Tracing IKEA Chairs to Their Modernist Roots

The objects championed by Alfred Barr and Philip Johnson look strikingly like items that today are very much a part of our everyday lives — including IKEA furniture.

Installation view of Partners in Design: Alfred H. Barr Jr. and Philip Johnson at NYU’s Grey Art Gallery, 2017 (photo by Nicholas Papananias)

If you’ve heard mention of Philip Johnson in the news recently, it’s likely due to the ongoing battle over whether or not to remodel his 1984 AT&T Building. But long before Johnson even had his eye on the Manhattan skyline, he and his friend and collaborator Alfred H. Barr Jr. were already making design history.

On view at NYU’s Grey Art Gallery, Partners in Design is the first exhibition to trace the partnership between Barr, the founding director of the Museum of Modern Art, and Johnson, the museum’s first curator of architecture. Organized thematically, the show starts with Barr and Johnson’s initial encounters in the late 1920s and their visits to the Bauhaus in Germany, later weaving through their influential modernist exhibitions at MoMA and their dissemination of modernist design into the broader American culture.

Throughout the exhibition, examples of the furniture, textiles, and household and industrial objects championed by Barr and Johnson look strikingly like items that today are very much a part of our everyday lives. Several objects on display are still available — most notably a Chemex coffee maker — but perhaps most striking are the chairs, many of which are reminiscent of items readily available at today’s biggest name in furniture, IKEA. I decided to trace a few IKEA pieces to some of the iconic furniture on display at the gallery.


Left: Marcel Breuer, B32 Chair, designed 1928. Chromium-plated steel, beech, and cane, 32 x 18 x 21 3/8 in. Produced by Gebrüder Thonet, Frankenberg, Germany (photo courtesy Sotheby’s, New York). Center: IKEA TOBIAS chair (© Inter IKEA Systems B.V.) Right: IKEA RÅDVIKEN armchair (© Inter IKEA Systems B.V.)

In 1928, Hungarian-born Bauhaus member Marcel Breuer — who would later design what is now the Met Breuer building — created his B32 Chair (above left). The tubular steel chair is still produced today, and it’s particularly popular as restaurant furniture. IKEA’s TOBIAS and RÅDVIKEN chairs echo the B32’s unique structure and materials.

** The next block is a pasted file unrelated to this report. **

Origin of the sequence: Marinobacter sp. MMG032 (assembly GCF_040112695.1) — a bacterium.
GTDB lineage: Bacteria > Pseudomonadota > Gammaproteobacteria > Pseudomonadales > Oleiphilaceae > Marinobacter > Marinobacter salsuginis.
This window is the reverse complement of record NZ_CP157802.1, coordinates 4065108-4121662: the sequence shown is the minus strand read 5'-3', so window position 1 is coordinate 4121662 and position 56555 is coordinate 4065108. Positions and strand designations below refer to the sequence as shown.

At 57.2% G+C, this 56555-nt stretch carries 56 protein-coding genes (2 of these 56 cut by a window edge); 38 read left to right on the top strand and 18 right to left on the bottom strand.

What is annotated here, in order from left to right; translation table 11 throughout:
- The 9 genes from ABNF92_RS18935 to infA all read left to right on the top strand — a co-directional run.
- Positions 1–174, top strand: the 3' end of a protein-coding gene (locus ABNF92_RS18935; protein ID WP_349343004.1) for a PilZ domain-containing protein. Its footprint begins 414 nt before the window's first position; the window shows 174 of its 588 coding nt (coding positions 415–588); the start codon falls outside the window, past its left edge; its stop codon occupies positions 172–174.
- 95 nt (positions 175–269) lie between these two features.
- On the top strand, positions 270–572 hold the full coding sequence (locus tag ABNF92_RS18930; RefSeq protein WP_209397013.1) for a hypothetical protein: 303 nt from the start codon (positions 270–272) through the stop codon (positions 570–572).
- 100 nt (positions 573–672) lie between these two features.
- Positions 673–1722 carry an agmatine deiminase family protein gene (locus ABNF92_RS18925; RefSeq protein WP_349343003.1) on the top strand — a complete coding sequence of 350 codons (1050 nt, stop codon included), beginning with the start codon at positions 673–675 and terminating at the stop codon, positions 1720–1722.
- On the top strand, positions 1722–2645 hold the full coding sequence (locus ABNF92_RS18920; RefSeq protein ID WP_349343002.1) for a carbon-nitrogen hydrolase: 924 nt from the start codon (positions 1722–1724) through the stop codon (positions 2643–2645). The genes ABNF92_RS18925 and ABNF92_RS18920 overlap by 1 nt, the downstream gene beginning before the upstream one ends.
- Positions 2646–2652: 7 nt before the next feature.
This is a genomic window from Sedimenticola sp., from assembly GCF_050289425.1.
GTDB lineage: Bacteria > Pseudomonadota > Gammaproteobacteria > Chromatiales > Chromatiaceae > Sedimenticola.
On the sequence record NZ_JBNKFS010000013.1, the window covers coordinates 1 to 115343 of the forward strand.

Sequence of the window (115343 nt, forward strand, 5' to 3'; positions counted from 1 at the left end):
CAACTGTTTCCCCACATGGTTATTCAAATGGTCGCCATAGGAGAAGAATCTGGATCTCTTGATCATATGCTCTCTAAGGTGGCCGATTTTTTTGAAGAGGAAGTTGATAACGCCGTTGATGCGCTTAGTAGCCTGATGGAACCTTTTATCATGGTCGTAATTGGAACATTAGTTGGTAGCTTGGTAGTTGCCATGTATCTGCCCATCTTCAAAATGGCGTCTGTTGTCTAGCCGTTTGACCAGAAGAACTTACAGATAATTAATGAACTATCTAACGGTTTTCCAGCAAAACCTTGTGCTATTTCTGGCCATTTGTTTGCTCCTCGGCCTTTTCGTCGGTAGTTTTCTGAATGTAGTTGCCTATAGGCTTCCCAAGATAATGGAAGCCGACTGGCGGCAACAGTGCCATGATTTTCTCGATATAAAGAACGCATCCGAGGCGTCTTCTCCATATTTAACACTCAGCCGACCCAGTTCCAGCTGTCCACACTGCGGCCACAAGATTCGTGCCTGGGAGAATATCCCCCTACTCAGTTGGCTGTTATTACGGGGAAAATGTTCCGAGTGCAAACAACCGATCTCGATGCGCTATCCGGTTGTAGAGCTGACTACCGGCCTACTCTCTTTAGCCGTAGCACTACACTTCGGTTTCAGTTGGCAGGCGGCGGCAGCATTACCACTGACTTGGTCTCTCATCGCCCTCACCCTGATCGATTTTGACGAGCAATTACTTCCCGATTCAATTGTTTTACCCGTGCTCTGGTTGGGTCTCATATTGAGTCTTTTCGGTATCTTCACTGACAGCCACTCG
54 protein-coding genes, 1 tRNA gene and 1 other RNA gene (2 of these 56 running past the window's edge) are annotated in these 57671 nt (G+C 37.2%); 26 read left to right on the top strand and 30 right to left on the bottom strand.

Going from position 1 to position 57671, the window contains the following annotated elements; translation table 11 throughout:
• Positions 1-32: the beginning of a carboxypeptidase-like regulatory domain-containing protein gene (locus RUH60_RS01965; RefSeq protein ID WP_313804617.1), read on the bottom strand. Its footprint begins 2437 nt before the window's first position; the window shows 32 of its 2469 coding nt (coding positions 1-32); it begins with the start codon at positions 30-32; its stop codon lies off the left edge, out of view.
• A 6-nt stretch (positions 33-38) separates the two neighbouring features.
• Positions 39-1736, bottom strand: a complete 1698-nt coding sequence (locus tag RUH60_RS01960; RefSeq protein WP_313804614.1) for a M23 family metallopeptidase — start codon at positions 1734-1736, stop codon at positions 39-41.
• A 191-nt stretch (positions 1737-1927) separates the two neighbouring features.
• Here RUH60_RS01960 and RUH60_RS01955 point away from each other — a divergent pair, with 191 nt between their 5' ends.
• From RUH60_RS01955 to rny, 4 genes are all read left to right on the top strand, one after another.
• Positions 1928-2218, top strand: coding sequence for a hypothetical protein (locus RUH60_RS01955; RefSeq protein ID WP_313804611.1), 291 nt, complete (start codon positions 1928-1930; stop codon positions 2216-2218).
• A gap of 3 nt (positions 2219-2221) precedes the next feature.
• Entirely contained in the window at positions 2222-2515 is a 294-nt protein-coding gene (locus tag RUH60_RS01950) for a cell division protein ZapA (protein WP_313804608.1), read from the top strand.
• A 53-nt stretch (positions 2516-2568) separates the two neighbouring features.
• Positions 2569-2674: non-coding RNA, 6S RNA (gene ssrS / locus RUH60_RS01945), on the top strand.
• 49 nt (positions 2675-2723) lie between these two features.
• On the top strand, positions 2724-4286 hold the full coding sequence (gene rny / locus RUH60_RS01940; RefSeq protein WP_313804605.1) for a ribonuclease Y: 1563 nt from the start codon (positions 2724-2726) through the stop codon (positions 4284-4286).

Left: Ludwig Mies van der Rohe, Barcelona Chair, designed 1929. Stainless-steel and leather, 30 7/8 x 29 1/8 x 30 in. Produced by Knoll International, New York (photo by Denis Farley). Center: IKEA BROMMÖ chaise (© Inter IKEA Systems B.V.) Right: IKEA POÄNG armchair (© Inter IKEA Systems B.V.)

Created by architect Ludwig Mies van der Rohe for the German Pavilion at the 1929 Barcelona International Exposition, the Barcelona Armchair (above left) was one of Johnson’s favorites. Johnson called it “the most beautiful piece of furniture [Mies] has ever designed” and had a couple of the chairs in his own apartment on East 52nd Street. IKEA’s BROMMÖ and POÄNG chairs take inspiration from the Barcelona Armchair’s laid-back construction and materials. The POÄNG chair, one of IKEA’s most popular designs, was directly inspired by a design by Alvar Aalto, who himself was greatly influenced by the Bauhaus.


Left: Donald Deskey, Dining Table and Four Chairs, designed c. 1930. Chromium-plated tubular steel, plastic laminate, and upholstery, table: 28 1/4 x 60 x 30 in.; chairs: 32 x 16 x 21 3/8 in. (each). Produced by Ypsilanti Reed Furniture Co., Ionia, Michigan (photo by Denis Farley). Center: IKEA TÄRENDÖ / ADDE table and chairs (© Inter IKEA Systems B.V.) Right: IKEA TORSBY / TOBIAS table and chairs (© Inter IKEA Systems B.V.)

American industrial designer Donald Deskey — who designed the interior of Radio City Music Hall — clearly took inspiration for the chairs at his dining table from Breuer’s B32 Chair. While Johnson hired Mies van der Rohe to design his whole apartment, the less wealthy Barr was content with one of Deskey’s “knock-off” tables in his own living room. IKEA’s TÄRENDÖ / ADDE and TORSBY / TOBIAS dining sets match Deskey’s simplicity of form, materials, and color.

Whether or not you’re a fan of the massive Swedish furniture-maker, next time you see IKEA in the US, you can thank Barr and Johnson. If it weren’t for their efforts, midcentury modern design may never have marched so successfully across the Atlantic.

Partners in Design: Alfred H. Barr Jr. and Philip Johnson continues at Grey Art Gallery, New York University (100 Washington Square East, Greenwich Village, Manhattan) through December 9.

comments (0)